Are you an avid writer-philosopher? Possibly an aspiring one? Enter IUP’s exciting and thought-provoking annual undergraduate philosophy essay contest. It kicks off in late spring. Past prize-winning topics include essays on altruism, the death penalty, affirmative action, sociolinguistics, and much more.

Take Your Philosophy Degree to the Next Level

Some of our philosophy majors go on to graduate, law, or medical school after graduation. You’ll find that IUP faculty members are available and eager to assist you with all aspects of the application process, including letters of recommendation.

We’re proud that our philosophy graduates have been accepted to institutions such as:

  • Florida State University College of Law
  • King's College London (UK)
  • Marquette University Law School
  • Ohio State University
  • Pennsylvania State University
  • Temple University
  • University of Colorado–Boulder
  • University of Maryland School of Law
  • University of Wisconsin–Madison

What IUP Philosophy Alumni Say

We recently completed an anonymous survey of IUP philosophy alumni as part of an evaluation of our program. Here are a few of the questions and sample responses.

How has the philosophy major at IUP changed your views about yourself and the world?

“On a conceptual level, the Philosophy program at IUP offered an opportunity to consider carefully and systematically myself and my perception of the world. I learned to question assumptions and evaluate arguments, especially regarding the relationship between the world and the way I think about it. On a practical level, the work required for completing the major is difficult, and the students are appropriately held to high standards. It is a valued fact that this program taught me to meet deadlines.”

“One thing I learned is that careful, critical consideration of my beliefs, and the many presuppositions underlying those beliefs, can show you that some of your deepest commitments are often no more than mere prejudices. How did philosophy do this? That’s what philosophy does—it teaches you how to critically engage any and all claims no matter the discipline. In particular, I found the most esoteric areas of philosophy to be the most helpful in teaching me how to think critically about extremely difficult and abstract concepts. If you can think and write clearly in a metaphysics class, then you can think and write clearly on almost anything.”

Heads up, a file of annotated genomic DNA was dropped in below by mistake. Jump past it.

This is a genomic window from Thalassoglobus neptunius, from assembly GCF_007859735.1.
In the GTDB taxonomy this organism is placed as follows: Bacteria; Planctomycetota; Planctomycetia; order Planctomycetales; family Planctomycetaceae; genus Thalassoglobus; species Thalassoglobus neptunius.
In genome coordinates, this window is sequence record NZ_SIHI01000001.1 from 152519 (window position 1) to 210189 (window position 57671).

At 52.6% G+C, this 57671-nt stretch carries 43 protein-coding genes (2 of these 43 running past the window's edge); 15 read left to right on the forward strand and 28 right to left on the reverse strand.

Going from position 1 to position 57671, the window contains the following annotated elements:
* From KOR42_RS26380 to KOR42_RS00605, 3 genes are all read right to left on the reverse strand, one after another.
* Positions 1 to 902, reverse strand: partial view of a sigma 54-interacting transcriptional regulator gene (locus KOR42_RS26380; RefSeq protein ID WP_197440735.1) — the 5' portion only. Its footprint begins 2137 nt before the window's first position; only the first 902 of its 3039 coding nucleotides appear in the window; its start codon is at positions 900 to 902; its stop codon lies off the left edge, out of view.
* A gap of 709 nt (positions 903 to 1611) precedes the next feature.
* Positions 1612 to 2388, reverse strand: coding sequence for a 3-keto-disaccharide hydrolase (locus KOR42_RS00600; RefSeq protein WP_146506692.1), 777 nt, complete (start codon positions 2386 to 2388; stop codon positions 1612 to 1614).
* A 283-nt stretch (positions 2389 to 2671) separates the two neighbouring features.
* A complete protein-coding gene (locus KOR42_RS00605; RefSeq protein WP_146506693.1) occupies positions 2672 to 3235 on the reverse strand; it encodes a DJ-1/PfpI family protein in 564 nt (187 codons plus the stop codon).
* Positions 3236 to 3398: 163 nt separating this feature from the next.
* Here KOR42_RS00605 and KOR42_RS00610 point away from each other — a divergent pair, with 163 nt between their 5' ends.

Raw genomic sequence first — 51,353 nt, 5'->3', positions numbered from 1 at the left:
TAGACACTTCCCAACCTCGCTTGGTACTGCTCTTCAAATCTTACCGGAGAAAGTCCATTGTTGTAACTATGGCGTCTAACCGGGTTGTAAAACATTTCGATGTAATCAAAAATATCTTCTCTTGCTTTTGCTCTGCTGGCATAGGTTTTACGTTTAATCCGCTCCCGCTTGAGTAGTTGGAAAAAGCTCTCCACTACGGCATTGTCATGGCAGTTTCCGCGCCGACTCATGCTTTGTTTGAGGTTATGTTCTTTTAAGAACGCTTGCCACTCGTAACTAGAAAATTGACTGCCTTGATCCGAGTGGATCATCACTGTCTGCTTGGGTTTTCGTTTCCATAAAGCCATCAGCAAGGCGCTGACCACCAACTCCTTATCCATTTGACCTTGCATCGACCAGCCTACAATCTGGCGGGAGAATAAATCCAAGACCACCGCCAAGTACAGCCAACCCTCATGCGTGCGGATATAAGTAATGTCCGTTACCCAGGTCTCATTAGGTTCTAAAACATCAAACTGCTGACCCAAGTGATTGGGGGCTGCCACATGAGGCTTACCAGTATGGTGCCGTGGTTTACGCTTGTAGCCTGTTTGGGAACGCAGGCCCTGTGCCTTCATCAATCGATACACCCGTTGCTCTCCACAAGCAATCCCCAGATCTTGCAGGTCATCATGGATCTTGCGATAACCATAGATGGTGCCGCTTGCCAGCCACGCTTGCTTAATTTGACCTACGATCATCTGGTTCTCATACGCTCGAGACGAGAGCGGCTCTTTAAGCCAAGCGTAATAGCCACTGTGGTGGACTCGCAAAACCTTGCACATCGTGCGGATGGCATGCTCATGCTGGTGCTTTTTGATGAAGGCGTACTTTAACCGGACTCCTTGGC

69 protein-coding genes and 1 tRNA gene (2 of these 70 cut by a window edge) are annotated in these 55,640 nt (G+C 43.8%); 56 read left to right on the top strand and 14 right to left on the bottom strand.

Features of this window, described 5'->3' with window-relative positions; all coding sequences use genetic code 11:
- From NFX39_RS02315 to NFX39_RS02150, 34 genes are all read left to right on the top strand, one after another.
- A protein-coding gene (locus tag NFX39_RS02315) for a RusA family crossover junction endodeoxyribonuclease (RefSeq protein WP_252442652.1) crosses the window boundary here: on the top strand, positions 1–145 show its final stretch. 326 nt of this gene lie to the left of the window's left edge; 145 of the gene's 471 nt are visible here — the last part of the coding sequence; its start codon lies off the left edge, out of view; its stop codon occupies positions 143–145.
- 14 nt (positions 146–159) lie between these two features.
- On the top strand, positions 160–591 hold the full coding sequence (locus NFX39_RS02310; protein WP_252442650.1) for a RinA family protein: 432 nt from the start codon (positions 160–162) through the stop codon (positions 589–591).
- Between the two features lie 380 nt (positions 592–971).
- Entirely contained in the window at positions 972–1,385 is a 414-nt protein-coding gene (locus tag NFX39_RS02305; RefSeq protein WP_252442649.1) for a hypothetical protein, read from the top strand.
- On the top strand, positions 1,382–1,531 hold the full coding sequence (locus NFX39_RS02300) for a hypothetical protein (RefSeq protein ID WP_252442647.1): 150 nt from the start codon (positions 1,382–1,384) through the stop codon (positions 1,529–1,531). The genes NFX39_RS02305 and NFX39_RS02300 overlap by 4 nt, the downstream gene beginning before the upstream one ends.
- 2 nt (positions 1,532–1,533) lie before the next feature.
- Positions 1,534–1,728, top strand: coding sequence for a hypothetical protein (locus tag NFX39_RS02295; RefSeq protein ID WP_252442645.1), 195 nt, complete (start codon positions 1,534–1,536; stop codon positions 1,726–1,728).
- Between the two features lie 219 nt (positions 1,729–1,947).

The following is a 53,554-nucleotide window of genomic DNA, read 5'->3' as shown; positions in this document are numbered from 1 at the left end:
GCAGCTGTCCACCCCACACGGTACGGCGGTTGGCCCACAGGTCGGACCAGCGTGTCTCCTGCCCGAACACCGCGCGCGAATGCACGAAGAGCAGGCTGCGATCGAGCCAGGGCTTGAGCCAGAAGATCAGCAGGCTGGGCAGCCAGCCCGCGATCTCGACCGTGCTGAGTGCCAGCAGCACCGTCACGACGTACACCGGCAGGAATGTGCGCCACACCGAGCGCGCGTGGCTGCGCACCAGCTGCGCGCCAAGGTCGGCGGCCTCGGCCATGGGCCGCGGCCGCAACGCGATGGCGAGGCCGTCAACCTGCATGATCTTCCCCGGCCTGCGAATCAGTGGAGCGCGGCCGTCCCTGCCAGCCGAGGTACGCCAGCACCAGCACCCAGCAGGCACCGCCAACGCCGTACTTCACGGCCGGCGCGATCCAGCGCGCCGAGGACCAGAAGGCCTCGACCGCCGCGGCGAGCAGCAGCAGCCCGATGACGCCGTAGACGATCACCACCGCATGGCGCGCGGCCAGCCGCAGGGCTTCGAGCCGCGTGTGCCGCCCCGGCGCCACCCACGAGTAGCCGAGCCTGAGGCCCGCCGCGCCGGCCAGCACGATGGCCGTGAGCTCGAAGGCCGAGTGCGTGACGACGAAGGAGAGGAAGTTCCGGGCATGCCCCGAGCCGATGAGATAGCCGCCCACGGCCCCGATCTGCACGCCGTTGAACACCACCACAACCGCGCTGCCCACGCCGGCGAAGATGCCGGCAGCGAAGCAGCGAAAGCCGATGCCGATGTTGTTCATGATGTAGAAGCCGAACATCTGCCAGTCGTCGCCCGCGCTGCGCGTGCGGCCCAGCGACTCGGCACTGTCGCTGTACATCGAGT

“I don’t think I can even begin to explain why and how philosophy has changed my views without devolving into generic answers that don’t really do justice to what studying philosophy really means to me. It has changed my views about everything and in the deepest of ways, and this is just because it asks the most basic of questions about everything. Nothing can escape its domain.”

List the ways you have grown or developed as a result of IUP Philosophy.

“I have learned how to find the main points of an argument or idea and the assumptions that underlie the idea. I can now do that with any idea, which helps me to assess and effectively interact with the statements in any discipline or in daily life. As I said above, I have also grown a lot in confidence about my own abilities as a thinker! So I don’t need to shy away from hard or technical texts wherever I encounter them. I have learned how to ask good questions. All of these things will benefit me for the rest of my life in any field of study and in daily life.”

How has IUP Philosophy helped prepare you for your career?

“I think you teach some of the only skills that will help any career path: critical thinking and self-reflection. These are methods of examination and inquiry, rather than a mere bundle of facts or statistics. I would say that any student hoping to enter a creative field in which problem solving is a requirement (engineering, business, teaching), you better have a strong ability to think critically, question the ideas of others as well as yourself, and recognize how some decisions, actions, and positions are either tenable or untenable.”

“I am confident that my future career as a physician will involve cases that I am not going to be prepared for. The dexterity and nimbleness that is being fostered in my mind as a result of pursuing philosophy coursework will, in my opinion, translate well into the field of medicine, because I will be able to respond quickly and appropriately to unforeseen problems, and also because discussions in the classrooms will better prepare me for discussions with patients.”

“Philosophy, more than many majors, teaches you skills that make you an incredibly flexible employee. If you have the ability to think critically and clearly (which philosophy trains you to do), then you’re in good shape no matter where you go.”

“I believe the Philosophy Department has taught me the most important skill any person could develop: how to think. This is done by coming alongside the greatest minds in history and learning to think like them and ask questions like them. How could this not help me in my career path? Beyond the career path, this is a skill essential to living a better life!”